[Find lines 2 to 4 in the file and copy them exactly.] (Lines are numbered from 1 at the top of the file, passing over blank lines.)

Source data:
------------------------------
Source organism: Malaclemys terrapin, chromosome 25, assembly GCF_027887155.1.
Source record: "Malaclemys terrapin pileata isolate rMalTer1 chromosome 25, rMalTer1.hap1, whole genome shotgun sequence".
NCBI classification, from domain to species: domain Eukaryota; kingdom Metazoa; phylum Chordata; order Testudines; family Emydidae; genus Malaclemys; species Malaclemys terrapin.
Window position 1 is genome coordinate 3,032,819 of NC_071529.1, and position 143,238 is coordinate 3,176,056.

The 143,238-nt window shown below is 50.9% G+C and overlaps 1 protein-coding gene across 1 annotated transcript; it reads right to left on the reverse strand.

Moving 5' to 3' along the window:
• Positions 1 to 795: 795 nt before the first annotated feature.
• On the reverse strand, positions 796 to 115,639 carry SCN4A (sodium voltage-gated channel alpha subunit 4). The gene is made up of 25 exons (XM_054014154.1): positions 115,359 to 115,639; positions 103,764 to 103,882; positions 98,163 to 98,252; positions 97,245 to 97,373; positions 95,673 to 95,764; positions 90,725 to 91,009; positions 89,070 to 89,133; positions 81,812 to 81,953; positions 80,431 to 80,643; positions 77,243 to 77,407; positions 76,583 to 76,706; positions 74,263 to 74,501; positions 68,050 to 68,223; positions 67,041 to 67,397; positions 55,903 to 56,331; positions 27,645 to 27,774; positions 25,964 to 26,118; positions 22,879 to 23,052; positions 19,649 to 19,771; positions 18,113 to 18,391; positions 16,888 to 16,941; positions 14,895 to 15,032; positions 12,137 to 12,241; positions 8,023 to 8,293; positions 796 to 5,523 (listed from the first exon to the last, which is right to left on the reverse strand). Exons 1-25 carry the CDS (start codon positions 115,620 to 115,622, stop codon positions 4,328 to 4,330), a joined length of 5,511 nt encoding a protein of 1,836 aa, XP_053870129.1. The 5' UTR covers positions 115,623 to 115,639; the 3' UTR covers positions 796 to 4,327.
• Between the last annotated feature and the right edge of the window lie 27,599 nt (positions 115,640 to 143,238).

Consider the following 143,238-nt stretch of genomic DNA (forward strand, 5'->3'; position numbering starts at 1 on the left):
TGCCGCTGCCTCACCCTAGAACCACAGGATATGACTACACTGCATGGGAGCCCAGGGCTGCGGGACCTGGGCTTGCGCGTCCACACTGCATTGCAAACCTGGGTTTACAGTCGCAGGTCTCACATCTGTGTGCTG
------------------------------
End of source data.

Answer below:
Source record: "Malaclemys terrapin pileata isolate rMalTer1 chromosome 25, rMalTer1.hap1, whole genome shotgun sequence".
NCBI classification, from domain to species: domain Eukaryota; kingdom Metazoa; phylum Chordata; order Testudines; family Emydidae; genus Malaclemys; species Malaclemys terrapin.
Window position 1 is genome coordinate 3,032,819 of NC_071529.1, and position 143,238 is coordinate 3,176,056.